WASHINGTON – A massive foreclosure rescue bill cleared a key Senate test Tuesday by an overwhelming margin, with Democrats and Republicans both eager to claim election-year credit for helping hard-pressed homeowners.
The mortgage aid plan would let the Federal Housing Administration back $300 billion in new, cheaper home loans for an estimated 400,000 distressed borrowers who otherwise would be considered too financially risky to qualify for government-insured, fixed-rate loans.
An 83-9 vote put the plan on track for Senate passage as early as Wednesday, but President Bush is threatening a veto, and Democrats are fighting each other over key details. Those challenges will probably delay any final deal until mid-July.
The bill advanced as separate reports underscored rising economic anxiety: Consumer confidence slid to its lowest level in more than 16 years, and closely watched indices showed a continuing decline in home values.
At the Capitol, Sen. Christopher J. Dodd, D-Conn., the Banking Committee chairman, said the lending measure "would allow us to begin to put a tourniquet on the hemorrhaging of foreclosures in this country."
"We need to demonstrate to people in this country that have lost an awful lot of faith in almost everything, but certainly in (Congress), that we can get something done, that we can put aside differences and make a difference in their lives," Dodd said.
Still, conservative Democrats known as "Blue Dogs" are concerned about how to pay for the measure, and members of the Congressional Black Caucus call it unacceptable, arguing it doesn't do enough to address the needs of black Americans.
Congressional leaders also are divided on how high to place loan limits that apply to government mortgage insurance and financing. The Senate bill sets those limits at $625,000 while a House-passed version puts them at $730,000 — a crucial difference in high-cost housing markets like California, home to House Speaker Nancy Pelosi.
Lawmakers have been negotiating behind the scenes with the Bush administration to avert a veto. Dana Perino, the White House spokeswoman, told reporters the Senate measure has "some really good aspects" and Congress is "on the right path."
"We have been working closely with them to try to change the bill in a way that we think that it could be something that the president could sign," Perino said.
Borrowers would be eligible for the housing rescue if their mortgage holders were willing to take a substantial loss and allow them to refinance, and if they could show an ability to make payments on the new loan. They would ultimately have to share with the government a portion of any profits they made from selling or refinancing their properties.
The bill also would tighten controls and create a new regulator for Fannie Mae and Freddie Mac, the mortgage giants that provide huge amounts of cash flow to the home loan market by buying loans from banks.
It would provide a $14.5 billion array of tax breaks, including a credit of up to $8,000 for first-time homebuyers who buy in the next year. And it would boost low-income tax credits and mortgage revenue bonds. The measure falls $2.4 billion short of covering the costs of those tax items, a sort point for Blue Dogs who oppose initiatives that add to the deficit.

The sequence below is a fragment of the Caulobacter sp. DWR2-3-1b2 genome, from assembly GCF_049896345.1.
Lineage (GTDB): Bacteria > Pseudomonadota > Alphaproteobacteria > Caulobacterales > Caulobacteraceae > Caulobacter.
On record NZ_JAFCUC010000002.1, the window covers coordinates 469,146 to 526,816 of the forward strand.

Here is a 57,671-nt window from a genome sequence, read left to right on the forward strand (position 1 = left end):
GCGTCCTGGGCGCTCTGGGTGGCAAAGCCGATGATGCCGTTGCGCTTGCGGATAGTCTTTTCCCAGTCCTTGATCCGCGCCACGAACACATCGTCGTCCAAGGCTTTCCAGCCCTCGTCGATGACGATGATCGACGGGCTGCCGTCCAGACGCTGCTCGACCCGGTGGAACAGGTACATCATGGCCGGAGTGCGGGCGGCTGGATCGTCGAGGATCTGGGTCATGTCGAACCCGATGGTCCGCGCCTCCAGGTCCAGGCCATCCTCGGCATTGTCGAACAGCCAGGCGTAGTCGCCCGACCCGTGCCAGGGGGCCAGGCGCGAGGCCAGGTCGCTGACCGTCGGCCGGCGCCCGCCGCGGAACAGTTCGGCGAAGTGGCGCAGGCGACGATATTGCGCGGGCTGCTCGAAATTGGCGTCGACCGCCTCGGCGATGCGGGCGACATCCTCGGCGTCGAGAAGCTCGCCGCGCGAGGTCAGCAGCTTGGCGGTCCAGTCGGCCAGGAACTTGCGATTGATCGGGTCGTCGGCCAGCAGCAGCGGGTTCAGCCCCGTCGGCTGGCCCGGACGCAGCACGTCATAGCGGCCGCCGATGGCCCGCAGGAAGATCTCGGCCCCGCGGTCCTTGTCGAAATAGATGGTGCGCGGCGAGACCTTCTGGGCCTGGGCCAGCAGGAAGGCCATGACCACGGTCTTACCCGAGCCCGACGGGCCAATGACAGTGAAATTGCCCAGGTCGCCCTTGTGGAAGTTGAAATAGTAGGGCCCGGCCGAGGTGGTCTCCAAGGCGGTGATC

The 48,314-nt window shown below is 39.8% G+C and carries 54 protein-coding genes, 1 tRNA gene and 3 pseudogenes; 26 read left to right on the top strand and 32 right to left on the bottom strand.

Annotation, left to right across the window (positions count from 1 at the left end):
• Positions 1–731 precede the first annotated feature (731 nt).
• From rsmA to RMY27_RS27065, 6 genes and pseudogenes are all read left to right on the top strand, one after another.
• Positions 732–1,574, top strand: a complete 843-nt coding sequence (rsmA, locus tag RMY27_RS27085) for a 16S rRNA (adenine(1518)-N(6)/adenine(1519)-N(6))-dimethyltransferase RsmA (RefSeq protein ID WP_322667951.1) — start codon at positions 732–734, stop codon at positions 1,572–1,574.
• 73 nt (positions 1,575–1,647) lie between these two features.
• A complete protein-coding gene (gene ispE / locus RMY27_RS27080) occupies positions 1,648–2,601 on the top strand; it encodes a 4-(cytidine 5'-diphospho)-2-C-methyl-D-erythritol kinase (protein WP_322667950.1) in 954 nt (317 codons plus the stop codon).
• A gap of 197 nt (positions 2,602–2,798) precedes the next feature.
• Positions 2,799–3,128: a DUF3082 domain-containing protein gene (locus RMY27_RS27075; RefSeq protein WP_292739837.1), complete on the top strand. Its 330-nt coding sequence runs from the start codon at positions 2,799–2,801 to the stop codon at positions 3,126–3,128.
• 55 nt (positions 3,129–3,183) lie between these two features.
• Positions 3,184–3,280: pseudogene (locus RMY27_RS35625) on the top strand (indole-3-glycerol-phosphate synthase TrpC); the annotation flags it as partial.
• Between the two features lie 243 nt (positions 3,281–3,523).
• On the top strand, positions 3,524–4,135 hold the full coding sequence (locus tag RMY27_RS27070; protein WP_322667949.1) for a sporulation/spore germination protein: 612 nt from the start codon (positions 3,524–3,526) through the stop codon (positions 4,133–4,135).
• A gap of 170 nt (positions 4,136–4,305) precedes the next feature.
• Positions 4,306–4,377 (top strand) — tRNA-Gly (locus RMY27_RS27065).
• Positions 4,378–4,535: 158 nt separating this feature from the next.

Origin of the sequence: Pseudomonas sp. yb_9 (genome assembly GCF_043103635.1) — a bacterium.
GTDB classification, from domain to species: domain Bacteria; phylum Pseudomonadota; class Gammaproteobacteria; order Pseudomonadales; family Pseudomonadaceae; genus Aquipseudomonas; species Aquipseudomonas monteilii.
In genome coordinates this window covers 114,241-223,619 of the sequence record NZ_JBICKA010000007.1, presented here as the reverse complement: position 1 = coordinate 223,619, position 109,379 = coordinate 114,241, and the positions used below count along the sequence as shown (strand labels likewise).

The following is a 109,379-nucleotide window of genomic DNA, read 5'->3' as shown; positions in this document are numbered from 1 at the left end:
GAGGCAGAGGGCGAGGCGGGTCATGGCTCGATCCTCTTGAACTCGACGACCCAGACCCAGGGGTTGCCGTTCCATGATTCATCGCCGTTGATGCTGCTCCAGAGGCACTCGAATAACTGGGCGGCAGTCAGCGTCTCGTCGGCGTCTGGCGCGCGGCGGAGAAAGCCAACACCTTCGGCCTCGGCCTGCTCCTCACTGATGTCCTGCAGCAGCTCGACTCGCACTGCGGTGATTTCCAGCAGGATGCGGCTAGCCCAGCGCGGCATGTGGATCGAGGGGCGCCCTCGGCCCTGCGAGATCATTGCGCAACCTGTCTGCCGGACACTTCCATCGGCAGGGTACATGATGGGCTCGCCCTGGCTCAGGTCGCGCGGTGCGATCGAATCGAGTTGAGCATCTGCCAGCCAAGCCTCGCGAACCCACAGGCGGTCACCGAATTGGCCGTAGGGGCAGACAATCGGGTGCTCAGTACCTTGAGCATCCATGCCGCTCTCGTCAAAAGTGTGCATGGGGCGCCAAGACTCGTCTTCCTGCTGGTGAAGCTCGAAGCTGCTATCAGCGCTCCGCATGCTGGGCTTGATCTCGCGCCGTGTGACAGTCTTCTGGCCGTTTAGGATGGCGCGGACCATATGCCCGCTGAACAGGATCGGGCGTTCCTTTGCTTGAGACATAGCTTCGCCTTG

Mixing in a controversy involving lawmakers, Republicans and Democrats on the Ethics Committee proposed adding mortgage disclosure requirements for members of Congress to the bill following a flap over reports that Dodd and Sen. Kent Conrad, D-N.D., got preferential home loans from Countrywide Financial Corp., a lender at the center of the subprime mortgage mess. The proposal by John Cornyn of Texas, the senior Republican on the committee, and Barbara Boxer, D-Calif., the chairman, would remove an exception that currently allows lawmakers to omit home mortgages from their annual financial disclosures.
On the broader bill, the 42 House members of the Black Caucus said in a letter to Democratic leaders last week that it has "glaring omissions," including affordable housing funds for states affected by Hurricane Katrina and grants for states and localities to buy and fix up foreclosed properties.
To draw GOP support, Senate Democrats diverted the affordable housing money to pay for the foreclosure aid program.
Some Republicans, however, are still vehemently opposed to the legislation, which they describe as a government giveaway for reckless lenders and investors.
"They expect the federal government to turn their backs on responsible lenders and borrowers and renters waiting — waiting — to become first-time homeowners, and support those groups that have pushed our housing market into decline with bad loans and bad investments," said Sen. Mike Enzi, R-Wyo. "This bill is a federal government bailout."
The Senate bill would provide $3.9 billion in grants to deal with foreclosed properties — a House plan would provide $15 billion — but the White House singled out the funds in its veto threat, and Blue Dogs are demanding that the money be offset with cuts elsewhere.
Rep. Barney Frank, D-Mass., the Financial Services Committee chairman, has said he'd be willing to jettison the money and add it to a separate measure in the interest of a deal.